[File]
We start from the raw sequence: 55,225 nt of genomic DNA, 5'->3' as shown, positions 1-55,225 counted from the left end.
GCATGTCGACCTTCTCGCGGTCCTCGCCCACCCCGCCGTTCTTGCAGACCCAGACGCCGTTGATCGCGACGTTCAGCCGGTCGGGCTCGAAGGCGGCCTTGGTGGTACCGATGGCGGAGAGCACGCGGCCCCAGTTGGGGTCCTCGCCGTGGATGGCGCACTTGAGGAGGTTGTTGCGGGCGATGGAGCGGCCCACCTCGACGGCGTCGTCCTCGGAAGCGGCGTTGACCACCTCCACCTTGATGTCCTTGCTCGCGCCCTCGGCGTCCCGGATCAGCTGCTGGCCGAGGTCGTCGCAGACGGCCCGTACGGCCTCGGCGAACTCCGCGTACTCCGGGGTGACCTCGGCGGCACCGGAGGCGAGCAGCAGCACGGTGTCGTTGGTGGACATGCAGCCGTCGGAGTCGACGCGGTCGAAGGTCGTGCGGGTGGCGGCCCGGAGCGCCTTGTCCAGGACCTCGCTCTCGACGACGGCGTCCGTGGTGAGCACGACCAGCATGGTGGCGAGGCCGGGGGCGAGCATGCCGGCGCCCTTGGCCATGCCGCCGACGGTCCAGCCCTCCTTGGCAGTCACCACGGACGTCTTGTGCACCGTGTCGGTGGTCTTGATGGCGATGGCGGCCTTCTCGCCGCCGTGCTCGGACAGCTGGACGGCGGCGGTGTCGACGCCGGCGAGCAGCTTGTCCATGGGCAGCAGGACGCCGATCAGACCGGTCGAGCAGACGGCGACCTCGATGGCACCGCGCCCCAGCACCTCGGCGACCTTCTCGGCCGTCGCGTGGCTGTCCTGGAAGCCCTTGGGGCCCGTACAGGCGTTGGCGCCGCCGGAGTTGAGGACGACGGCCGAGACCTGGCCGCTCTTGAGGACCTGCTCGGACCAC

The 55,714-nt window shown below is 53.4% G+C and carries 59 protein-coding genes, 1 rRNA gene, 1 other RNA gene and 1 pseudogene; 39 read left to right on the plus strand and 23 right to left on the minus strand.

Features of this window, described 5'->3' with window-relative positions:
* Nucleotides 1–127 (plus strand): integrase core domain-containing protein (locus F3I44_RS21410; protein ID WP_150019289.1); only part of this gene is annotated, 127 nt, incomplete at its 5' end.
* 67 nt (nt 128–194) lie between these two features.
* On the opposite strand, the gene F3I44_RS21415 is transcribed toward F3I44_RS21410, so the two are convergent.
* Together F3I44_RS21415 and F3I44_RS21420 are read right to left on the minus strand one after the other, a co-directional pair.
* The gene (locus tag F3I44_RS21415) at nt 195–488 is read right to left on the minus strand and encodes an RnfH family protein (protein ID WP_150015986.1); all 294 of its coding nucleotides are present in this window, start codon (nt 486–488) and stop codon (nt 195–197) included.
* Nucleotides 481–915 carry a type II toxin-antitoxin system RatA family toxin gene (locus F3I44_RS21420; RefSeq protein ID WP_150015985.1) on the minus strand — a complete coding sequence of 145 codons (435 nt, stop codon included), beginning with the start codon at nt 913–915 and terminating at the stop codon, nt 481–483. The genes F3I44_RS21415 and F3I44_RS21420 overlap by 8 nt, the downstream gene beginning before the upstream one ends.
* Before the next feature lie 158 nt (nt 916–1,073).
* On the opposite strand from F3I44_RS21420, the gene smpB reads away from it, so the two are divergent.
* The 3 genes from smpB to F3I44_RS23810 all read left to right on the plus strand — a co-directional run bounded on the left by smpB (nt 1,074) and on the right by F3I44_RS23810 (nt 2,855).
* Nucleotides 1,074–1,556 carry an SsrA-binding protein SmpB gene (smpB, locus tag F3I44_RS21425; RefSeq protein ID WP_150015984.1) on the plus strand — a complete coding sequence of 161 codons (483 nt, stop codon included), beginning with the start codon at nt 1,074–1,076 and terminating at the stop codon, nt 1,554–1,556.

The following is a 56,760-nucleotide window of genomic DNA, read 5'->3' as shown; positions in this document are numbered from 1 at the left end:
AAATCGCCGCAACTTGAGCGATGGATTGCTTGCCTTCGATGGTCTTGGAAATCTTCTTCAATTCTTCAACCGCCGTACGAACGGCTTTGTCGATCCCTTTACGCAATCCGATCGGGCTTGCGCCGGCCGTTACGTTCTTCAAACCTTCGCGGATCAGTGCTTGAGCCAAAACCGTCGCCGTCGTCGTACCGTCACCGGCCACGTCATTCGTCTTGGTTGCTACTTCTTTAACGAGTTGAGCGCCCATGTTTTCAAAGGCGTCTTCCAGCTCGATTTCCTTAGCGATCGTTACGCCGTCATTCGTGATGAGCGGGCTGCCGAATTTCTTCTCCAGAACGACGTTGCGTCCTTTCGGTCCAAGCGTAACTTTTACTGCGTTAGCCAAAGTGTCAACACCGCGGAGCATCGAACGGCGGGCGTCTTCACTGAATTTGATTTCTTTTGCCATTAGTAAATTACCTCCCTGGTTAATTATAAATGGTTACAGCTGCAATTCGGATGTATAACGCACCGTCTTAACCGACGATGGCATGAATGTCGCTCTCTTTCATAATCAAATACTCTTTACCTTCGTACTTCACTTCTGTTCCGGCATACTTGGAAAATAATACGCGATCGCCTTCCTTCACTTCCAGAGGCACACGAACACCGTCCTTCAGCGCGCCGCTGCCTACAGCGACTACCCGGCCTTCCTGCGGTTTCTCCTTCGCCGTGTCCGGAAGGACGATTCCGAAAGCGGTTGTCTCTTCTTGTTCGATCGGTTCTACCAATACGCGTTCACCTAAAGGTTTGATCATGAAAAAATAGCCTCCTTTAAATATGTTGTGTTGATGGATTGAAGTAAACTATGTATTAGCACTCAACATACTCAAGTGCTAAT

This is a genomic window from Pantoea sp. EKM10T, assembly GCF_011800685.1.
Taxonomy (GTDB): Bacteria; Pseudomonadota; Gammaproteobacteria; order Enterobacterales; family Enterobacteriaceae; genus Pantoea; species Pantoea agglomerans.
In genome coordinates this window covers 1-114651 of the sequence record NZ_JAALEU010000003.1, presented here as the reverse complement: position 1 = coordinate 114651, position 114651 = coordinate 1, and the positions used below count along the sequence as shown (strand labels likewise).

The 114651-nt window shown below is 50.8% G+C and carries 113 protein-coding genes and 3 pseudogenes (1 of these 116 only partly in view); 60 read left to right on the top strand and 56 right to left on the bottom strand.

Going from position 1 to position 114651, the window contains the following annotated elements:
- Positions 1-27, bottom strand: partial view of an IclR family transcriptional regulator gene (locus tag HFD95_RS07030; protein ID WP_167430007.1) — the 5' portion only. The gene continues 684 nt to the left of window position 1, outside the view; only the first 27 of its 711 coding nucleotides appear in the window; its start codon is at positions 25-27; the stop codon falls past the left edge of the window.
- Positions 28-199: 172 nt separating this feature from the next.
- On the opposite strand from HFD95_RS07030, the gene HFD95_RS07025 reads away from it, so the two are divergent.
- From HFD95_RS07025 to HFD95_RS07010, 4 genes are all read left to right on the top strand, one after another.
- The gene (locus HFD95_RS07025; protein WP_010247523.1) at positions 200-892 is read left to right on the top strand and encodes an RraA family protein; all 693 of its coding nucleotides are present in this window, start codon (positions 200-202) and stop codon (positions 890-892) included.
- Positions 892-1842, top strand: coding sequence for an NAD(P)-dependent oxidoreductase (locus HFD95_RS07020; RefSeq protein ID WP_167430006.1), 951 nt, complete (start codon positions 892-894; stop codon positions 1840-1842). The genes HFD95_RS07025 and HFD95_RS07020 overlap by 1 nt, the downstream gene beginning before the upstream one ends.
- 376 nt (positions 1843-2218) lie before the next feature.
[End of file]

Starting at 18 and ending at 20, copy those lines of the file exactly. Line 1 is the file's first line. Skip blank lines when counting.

Taxonomy (GTDB): Bacteria; Pseudomonadota; Gammaproteobacteria; order Enterobacterales; family Enterobacteriaceae; genus Pantoea; species Pantoea agglomerans.
In genome coordinates this window covers 1-114651 of the sequence record NZ_JAALEU010000003.1, presented here as the reverse complement: position 1 = coordinate 114651, position 114651 = coordinate 1, and the positions used below count along the sequence as shown (strand labels likewise).

The 114651-nt window shown below is 50.8% G+C and carries 113 protein-coding genes and 3 pseudogenes (1 of these 116 only partly in view); 60 read left to right on the top strand and 56 right to left on the bottom strand.